Friday, April 11, 2014

Bad Training Run?

For every five good training runs, I have one bad one. What do I quantify as a bad training run, you ask? One where as soon as I head out the door, I feel flat. One where as soon as I start, I wanna stop. One where I question how the heck I'm going to achieve my goals when a 5 mile run feels like a 20 miler. One where I bitch and moan the whole time in my head (or out loud) and want to chuck my running shoes in the trash when I get home. Basically, what I'm saying is that we all have bad training runs from time to time.

However, there is good news. There is a way to turn a bad training run into a positive experience. There is a way to harness that bad feeling and use it to your advantage. How? I think we can all agree that we've run a race that hasn't gone quite to plan. We hit a wall. Our legs get heavy. We get a wicked side stitch. The list goes on and on....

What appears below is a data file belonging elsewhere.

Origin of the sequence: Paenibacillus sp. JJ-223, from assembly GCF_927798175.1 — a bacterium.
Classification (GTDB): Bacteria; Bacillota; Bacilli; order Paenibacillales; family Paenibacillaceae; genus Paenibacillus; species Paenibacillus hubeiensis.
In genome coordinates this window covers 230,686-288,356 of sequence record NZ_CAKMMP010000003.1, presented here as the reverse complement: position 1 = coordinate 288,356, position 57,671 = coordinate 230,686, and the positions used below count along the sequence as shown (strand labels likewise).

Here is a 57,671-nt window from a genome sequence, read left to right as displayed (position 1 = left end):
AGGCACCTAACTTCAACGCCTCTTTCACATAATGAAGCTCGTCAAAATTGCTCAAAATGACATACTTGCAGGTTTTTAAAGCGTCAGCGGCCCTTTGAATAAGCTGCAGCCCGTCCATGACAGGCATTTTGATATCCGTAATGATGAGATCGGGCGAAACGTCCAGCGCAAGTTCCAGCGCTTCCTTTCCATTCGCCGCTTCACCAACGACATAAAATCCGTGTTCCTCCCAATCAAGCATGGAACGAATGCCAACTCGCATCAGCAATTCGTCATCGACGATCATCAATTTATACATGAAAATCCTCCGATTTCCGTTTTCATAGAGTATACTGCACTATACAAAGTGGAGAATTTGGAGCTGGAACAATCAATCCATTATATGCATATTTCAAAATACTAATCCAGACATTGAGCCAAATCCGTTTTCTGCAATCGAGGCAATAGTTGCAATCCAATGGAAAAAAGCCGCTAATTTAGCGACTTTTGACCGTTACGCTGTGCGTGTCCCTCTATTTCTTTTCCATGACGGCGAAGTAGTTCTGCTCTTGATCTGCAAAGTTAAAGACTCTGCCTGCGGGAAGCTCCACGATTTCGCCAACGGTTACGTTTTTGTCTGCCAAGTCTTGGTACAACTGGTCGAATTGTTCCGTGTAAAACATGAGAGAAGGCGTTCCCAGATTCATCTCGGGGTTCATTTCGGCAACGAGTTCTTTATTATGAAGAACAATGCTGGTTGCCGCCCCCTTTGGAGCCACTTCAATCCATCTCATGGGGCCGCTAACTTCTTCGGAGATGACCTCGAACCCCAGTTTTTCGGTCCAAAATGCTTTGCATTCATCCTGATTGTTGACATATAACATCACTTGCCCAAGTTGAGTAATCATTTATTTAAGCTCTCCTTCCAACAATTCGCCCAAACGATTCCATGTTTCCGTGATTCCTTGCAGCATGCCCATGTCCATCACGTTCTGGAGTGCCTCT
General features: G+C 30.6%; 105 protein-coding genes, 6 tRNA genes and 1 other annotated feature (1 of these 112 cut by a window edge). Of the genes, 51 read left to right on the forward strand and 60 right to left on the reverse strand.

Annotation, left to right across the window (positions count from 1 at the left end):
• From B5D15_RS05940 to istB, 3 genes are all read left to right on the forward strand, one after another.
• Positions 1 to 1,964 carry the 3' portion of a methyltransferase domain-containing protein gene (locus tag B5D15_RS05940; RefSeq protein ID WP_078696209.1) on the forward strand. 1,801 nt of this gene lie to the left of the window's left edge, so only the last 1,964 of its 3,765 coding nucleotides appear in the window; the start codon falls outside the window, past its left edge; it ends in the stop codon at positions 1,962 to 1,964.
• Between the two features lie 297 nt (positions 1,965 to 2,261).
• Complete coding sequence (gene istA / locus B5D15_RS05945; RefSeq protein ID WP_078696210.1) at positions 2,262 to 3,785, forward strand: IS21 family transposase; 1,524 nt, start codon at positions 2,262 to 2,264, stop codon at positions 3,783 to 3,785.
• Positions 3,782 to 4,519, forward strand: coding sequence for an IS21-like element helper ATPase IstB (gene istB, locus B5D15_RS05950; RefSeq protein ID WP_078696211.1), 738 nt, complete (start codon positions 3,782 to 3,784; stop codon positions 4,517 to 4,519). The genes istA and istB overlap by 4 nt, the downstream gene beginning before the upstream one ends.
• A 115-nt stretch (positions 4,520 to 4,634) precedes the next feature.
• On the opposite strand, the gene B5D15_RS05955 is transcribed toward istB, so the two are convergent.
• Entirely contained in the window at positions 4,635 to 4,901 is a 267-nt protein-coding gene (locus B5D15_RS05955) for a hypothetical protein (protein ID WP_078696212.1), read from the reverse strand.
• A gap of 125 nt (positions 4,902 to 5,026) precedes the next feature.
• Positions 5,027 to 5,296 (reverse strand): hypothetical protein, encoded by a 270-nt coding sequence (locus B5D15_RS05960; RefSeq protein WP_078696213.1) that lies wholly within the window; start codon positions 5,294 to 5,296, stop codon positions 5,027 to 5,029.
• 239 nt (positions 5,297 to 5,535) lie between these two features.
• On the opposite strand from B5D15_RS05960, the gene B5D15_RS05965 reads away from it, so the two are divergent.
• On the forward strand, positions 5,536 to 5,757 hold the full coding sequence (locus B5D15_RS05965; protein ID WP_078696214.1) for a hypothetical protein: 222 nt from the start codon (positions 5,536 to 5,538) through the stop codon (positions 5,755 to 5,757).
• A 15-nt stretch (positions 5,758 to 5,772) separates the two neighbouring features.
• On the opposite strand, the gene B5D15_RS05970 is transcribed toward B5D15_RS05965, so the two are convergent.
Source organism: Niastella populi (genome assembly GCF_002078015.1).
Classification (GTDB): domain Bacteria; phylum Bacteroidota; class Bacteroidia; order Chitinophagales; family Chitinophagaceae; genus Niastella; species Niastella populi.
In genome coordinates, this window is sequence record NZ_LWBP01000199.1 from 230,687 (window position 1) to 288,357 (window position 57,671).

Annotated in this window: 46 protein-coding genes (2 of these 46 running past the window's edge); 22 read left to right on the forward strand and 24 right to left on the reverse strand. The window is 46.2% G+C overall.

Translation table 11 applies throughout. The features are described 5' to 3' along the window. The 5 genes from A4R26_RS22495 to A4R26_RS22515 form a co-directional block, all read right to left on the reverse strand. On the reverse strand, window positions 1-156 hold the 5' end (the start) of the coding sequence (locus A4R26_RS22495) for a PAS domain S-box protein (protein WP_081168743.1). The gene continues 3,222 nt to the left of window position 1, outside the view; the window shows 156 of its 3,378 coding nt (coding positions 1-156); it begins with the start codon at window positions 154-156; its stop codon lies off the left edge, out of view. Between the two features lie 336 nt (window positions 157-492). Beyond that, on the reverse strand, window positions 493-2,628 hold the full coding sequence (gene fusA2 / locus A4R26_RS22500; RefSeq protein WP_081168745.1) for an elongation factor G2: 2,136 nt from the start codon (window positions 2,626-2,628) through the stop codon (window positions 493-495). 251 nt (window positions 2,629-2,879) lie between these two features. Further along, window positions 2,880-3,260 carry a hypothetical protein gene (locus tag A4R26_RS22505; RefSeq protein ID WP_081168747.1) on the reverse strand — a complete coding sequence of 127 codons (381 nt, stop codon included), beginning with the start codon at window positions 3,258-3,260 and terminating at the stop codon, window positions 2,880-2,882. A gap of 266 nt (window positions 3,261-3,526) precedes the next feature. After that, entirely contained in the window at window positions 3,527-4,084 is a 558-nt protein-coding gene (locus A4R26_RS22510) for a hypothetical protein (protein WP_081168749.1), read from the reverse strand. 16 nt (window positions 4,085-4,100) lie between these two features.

When you're in the midst of training run that isn't going so well, use it as practice to understand what it feels like to run when you aren't at your optimum. In essence, train your brain (and body) how to run when you aren't feeling your best. As we all know, the mental aspects of running far outweigh the physical side. If we DNF a race or cut a training run short, it's likely because we allowed our brains to win the battle. However, if you rewire your brain during a bad training run and prove to that powerful mass of mush up there that YOU CAN run through the lows, you might just surprise yourself. And, proving the mind wrong has a very powerful impact.

It is only after we prove to our minds that we can overcome all the reasons why it is telling us to STOP that we discover what we are capable of. I believe that proving our minds wrong is the only way we excel as runners. When we first started running, we thought running a mile was far. But, once we realized we could run a mile, we began to wonder if we could go further? So, we tried for two, then three, four, and before we knew it, we were crossing the finish line of our first marathon. How the heck were we able to do that? Simple, we proved all the doubts in our mind wrong.

So, the next time you're having a bad training run, turn it into a positive experience. Learn from it. The result? The next time you're feeling bad you can tell yourself, "I've been here before. I've felt this way before. I know I can get through this."

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